Your Next Move

What you can get for $1 million in Brooklyn Heights, an iconic waterfront nabe with skyline views and quick commutes

  • Besides brownstones, housing options include prewar co-ops, buildings that have been converted to condos, and new condo developments
  • You can find studios and small one bedrooms for under $1 million, stretching your budget to $2.5 million opens up two and three bedrooms
By Nancy A. Ruhling  |
July 5, 2023 - 1:00PM
brooklyn heights co-op

A one-bedroom, one-bath co-op in a historic brownstone on Henry Street is on the market for $695,000. 


Have you always wanted to live in Brooklyn Heights but assumed you are priced out? In this new series, Brick looks at listings in New York City’s most in-demand neighborhoods for under $1 million—roughly the median sales price for Manhattan co-ops and condos—as well as higher-priced options below $2.5 million. 

If your goal is to live large, think small: Buying a studio or one bedroom is a way to net the nabe of your dreams. New to buying NYC real estate? Be sure to wrap your head around the difference between co-ops and condos. Co-ops are generally less expensive but also are older and have fewer bells and whistles than condos—plus more rules. With that in mind—happy hunting!

In this week’s Your Next Move, Leslie Marshall, an agent at Corcoran, and Lior Cohen, an agent at Brooklyn Heights Real Estate, give us the inside story on Brooklyn Heights, known for its tree-lined streets with grand, historic brownstones that lead to the waterfront promenade.

Don't be afraid of co-ops in NYC

"Co-ops are generally 10% less expensive than condos. Their rules are designed to protect the value of your apartment and ensure your neighbors are financially sound," says Matthew Steer of SteerKelly Team at Keller Williams. "As your broker, it's our job to make sure you qualify for the building you're interested in. We have a 99.9% success rate of getting buyers board-approved." Get in touch with us >>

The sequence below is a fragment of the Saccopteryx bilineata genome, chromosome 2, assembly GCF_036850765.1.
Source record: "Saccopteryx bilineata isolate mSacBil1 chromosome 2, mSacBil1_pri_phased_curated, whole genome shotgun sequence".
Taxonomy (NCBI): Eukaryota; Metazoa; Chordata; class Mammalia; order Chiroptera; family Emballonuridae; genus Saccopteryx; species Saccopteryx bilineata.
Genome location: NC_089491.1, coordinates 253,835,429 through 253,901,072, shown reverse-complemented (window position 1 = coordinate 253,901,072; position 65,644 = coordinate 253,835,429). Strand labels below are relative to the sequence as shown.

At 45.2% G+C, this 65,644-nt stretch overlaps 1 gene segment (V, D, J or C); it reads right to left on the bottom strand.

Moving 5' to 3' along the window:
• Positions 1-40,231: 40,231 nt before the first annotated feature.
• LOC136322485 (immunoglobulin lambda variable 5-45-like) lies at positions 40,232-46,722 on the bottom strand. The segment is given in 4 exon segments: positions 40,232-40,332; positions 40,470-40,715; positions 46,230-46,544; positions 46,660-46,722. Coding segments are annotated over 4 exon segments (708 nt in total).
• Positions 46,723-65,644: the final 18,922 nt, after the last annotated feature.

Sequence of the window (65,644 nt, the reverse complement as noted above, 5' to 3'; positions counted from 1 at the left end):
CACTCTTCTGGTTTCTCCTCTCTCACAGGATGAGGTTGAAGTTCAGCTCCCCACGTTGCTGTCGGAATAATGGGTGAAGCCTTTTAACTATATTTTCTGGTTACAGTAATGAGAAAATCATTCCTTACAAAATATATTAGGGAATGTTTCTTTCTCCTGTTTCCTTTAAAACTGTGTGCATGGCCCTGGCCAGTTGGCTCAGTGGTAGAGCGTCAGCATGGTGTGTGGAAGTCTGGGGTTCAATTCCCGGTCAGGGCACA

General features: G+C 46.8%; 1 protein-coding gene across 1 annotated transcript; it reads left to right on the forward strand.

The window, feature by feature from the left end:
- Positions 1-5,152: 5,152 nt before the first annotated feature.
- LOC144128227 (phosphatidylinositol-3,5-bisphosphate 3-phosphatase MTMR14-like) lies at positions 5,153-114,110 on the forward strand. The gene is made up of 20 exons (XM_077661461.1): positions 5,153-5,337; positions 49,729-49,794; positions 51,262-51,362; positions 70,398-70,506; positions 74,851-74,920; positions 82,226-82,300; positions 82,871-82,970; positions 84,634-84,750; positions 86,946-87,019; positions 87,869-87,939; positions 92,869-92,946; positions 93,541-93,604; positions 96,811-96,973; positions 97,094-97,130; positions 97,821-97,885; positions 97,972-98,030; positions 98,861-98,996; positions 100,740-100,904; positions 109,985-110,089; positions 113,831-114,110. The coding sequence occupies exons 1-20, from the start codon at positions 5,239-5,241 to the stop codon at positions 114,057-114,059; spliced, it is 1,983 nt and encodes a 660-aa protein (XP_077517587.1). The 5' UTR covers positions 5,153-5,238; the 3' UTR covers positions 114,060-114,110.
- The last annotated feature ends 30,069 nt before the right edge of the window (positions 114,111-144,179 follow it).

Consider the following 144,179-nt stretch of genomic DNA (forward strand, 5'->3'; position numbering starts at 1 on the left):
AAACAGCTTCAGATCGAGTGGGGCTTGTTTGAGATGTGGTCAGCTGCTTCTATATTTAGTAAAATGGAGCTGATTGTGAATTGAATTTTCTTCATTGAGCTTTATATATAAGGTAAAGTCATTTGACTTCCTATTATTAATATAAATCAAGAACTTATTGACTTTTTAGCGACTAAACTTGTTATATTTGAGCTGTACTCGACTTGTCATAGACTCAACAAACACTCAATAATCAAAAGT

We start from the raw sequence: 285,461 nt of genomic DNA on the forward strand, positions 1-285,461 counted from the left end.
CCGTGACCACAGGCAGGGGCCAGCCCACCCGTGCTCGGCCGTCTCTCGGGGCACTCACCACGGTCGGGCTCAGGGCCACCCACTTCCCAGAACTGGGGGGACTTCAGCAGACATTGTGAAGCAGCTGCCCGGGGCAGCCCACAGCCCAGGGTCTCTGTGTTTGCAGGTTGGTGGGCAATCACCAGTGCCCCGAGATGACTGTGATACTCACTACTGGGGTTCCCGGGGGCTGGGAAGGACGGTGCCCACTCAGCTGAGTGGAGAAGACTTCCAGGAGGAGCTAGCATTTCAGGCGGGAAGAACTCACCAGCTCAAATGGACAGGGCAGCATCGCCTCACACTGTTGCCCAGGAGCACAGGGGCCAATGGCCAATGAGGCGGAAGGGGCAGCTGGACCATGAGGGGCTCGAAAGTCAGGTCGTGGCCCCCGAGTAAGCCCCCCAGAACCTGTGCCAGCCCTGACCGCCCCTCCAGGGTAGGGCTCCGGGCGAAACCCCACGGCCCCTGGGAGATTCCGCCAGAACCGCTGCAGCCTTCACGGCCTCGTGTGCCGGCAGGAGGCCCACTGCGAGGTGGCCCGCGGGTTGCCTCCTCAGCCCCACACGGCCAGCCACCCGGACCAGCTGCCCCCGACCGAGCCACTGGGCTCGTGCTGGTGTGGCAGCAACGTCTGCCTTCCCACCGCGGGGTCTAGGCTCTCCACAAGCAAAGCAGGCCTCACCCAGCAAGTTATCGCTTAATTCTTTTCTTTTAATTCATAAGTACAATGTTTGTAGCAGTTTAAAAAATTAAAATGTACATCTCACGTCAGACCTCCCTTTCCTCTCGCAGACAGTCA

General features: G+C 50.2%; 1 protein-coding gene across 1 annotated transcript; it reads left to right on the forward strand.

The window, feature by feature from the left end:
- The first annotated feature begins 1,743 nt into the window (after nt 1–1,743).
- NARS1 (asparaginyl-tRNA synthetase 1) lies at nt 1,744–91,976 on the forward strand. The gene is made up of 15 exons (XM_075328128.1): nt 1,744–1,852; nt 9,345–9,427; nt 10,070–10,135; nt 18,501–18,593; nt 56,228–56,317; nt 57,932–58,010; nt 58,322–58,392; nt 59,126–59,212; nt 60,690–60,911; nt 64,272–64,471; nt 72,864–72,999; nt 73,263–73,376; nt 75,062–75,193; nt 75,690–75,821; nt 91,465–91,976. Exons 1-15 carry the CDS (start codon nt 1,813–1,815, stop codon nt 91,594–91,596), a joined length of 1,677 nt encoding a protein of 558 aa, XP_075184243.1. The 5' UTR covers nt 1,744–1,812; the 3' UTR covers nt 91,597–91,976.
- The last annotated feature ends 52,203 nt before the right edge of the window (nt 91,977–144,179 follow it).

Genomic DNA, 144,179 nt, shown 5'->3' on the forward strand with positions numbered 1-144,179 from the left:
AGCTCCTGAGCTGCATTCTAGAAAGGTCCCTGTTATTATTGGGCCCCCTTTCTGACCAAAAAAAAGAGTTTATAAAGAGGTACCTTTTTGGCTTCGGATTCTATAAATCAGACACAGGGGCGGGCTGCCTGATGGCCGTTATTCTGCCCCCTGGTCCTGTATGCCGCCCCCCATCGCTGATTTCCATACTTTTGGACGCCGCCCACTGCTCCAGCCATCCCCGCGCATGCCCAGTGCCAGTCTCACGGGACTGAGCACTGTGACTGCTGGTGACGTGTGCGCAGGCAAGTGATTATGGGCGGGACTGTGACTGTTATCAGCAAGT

What draws buyers to the neighborhood?

Brooklyn Heights is popular because it’s so close to Manhattan, Marshall says, adding that “it’s a lifestyle decision to move here—you have the waterfront, Brooklyn Bridge Park, and it’s a quiet neighborhood.”

In fact, it is so silent, Cohen adds, that “you can hear the birds singing in the morning when you wake up.”

Commuters love being only one to two subway stops from Wall Street; some people even walk or bike over the Brooklyn Bridge to Lower Manhattan.
Brooklyn Heights’ beauty—it has a historic district—is another draw, as is its proximity to Trader Joe’s, which is within walking distance right across the border in Cobble Hill.

What are housing and pricing like?

Brooklyn Heights offers a variety of types of housing options for buyers. There are one- and two-family townhouses, townhouses that have been converted to co-ops, prewar co-op buildings, carriage houses and other buildings that have been converted to condos, and even some newer high-rise condos.

At this point in time, whether it’s a buyer’s market or a seller’s market comes down to each particular property, Marshall says. “A well-priced property in excellent condition in an excellent location will sell well,” she says. “One that needs heavy renovation and that is a little farther from the subway may be slower to sell.”

She adds that this means that in the current market, “buyers can be more aggressive in negotiating, and sellers are being forced to price realistically.”